Native American Stories Overview

Although scientific recognition of the earthquake hazards presented by the Cascadia subduction zone (CSZ) is relatively recent, Native Americans have lived on the Cascadia coast for thousands of years, transferring knowledge from generation to generation through storytelling (Ludwin et al., 2005)

The 1980s was a decade of discovery of evidence for great earthquakes in the Cascadia Region. Tom Heaton and Hiroo Kanamori published a paper asserting the Cascadia Subduction Zone was indeed actively deforming and is likely to produce great earthquakes. Heaton followed this paper up with a paper about PNW Native American stories that inferred their people were impacted by tsunamis in the not too distant past. In the 1990s, PNSN Research Scientist Ruth Ludwin began collecting and organizing other Native American stories and traditions that seem to be related to earthquakes and their effects on the people of Cascadia before westerners arrived.

Brian Atwater, David Yamaguchi and others produced detailed evidence of abrupt land level changes and tsunami inundation along the coast of Washington state in the winter of 1699-1700. Further work in the 1980s and 1990s refined our understanding of the great earthquake that occurred on January 26, 1700 at about 9 PM PST. The amazing specificity of date and time came through collaborations with Japanese scientists and historians who helped identify the Cascadia Subduction Zone as the source of a deadly “orphan tsunami” that flooded areas on the coast of Japan the following day. Over the past 3,500 years these great earthquakes (~M9) have reoccurred 7 times with a average interval of 550 years though 4 of the events reoccurred between 200 and 400 years after the previous great quake. This research renewed interest in understanding how these events may have impacted the many thousands of Native Americans living here.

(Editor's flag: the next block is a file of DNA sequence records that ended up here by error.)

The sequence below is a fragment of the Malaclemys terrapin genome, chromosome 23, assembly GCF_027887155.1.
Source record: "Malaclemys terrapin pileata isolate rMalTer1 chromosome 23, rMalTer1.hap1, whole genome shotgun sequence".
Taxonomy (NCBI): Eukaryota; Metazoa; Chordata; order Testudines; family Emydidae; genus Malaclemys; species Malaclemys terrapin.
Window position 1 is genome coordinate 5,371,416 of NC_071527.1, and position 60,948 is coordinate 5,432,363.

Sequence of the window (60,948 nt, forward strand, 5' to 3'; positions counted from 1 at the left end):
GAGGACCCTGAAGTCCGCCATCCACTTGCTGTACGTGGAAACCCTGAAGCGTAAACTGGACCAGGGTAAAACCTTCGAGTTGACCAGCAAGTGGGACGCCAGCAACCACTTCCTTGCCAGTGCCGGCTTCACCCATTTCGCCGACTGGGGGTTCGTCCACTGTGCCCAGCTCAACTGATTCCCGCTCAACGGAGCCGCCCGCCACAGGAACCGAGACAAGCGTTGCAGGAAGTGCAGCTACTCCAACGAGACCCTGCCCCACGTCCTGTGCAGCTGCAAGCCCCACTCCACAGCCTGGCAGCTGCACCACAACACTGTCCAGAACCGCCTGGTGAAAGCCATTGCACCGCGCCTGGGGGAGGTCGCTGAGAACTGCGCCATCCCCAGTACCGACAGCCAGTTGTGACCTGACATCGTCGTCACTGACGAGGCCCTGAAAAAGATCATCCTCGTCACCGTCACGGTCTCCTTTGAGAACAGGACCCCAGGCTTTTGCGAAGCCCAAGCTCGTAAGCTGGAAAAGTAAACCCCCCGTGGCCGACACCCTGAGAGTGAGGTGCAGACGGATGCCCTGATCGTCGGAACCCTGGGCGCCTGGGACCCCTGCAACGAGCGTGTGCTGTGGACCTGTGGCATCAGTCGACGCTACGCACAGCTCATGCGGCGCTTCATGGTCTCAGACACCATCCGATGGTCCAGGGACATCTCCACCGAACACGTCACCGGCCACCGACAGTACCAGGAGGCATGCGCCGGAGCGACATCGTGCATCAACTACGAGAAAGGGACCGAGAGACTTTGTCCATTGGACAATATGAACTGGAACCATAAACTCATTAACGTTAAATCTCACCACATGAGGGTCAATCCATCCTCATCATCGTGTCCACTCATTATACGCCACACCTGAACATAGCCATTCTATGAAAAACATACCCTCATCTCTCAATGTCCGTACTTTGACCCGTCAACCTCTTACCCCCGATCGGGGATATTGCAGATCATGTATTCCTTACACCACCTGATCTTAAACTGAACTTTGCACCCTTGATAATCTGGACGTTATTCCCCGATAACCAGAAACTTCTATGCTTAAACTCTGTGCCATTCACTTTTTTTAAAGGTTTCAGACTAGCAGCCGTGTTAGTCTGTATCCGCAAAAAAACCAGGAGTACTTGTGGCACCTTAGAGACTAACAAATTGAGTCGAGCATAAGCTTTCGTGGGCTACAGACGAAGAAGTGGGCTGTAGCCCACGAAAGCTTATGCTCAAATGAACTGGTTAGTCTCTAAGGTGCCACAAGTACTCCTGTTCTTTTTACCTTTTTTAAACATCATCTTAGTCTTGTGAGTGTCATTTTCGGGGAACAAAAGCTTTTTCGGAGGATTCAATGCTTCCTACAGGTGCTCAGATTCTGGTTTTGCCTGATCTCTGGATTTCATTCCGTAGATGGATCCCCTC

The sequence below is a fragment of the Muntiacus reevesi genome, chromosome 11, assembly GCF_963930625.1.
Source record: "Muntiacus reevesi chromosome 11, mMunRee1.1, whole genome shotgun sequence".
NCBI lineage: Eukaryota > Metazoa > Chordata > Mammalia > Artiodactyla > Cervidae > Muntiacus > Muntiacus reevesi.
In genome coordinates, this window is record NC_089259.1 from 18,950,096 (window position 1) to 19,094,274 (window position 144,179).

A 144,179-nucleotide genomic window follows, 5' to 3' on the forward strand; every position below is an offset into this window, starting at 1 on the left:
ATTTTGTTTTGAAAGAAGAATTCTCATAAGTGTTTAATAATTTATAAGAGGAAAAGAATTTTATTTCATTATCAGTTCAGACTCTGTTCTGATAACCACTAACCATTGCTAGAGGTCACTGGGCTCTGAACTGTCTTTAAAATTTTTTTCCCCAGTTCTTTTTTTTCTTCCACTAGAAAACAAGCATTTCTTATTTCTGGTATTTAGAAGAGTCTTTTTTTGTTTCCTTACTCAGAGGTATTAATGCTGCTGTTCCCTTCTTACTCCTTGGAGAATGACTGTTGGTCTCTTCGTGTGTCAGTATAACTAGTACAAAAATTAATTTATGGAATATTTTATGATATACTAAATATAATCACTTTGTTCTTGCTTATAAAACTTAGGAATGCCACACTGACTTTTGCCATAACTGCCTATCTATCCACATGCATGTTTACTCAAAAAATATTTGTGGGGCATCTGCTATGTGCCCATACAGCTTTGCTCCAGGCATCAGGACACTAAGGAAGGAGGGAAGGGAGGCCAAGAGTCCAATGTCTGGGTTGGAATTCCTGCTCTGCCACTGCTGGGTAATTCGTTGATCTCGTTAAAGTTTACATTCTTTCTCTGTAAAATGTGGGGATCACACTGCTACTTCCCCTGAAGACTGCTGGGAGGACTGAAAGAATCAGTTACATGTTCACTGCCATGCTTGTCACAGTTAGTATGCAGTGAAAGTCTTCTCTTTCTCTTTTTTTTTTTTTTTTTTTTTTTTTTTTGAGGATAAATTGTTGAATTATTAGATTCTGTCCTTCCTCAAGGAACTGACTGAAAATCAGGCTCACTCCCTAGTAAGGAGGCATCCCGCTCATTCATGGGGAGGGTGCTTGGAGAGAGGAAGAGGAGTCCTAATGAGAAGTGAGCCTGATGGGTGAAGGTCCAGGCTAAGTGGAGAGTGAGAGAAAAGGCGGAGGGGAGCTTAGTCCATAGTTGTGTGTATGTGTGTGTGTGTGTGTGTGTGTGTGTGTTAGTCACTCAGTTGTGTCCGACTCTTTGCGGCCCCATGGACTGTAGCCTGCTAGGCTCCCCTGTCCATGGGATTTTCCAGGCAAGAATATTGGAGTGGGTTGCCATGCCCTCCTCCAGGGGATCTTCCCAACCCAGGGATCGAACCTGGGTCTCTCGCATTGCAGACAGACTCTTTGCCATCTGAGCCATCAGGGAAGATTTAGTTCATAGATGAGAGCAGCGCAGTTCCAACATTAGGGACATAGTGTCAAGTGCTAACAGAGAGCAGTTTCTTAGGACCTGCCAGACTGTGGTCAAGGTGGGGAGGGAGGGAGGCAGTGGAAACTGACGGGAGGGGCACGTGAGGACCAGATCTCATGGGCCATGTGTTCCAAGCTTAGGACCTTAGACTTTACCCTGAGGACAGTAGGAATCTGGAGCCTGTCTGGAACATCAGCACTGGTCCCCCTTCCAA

Pacific Northwest Indian tales and legends related to the 1700 megathrust earthquake and found a set of related stories that, taken together, indicate that strong shaking was felt over a wide area and accompanied by severe coastal flooding. Native traditions tell of shaking and flooding along the Cascadia coast and estimate the date of the last earthquake by using stories that count the number of generations since its occurrence. These stories are common among the native people in the Pacific Northwest. For further reading about dating the 1700 Cascadia earthquake and Native American stories, please go to Dating the 1700 Cascadia Earthquake and Native Lore Tells the Tale.





Acknowledgement: Former PNSN Research Scientist Ruth Ludwin spent years studying stories and artwork of Pacific Northwest Tribes and is the original author of the vast majority of materials presented in this chapter. Ruth has retired from the UW and is currently living in Seattle.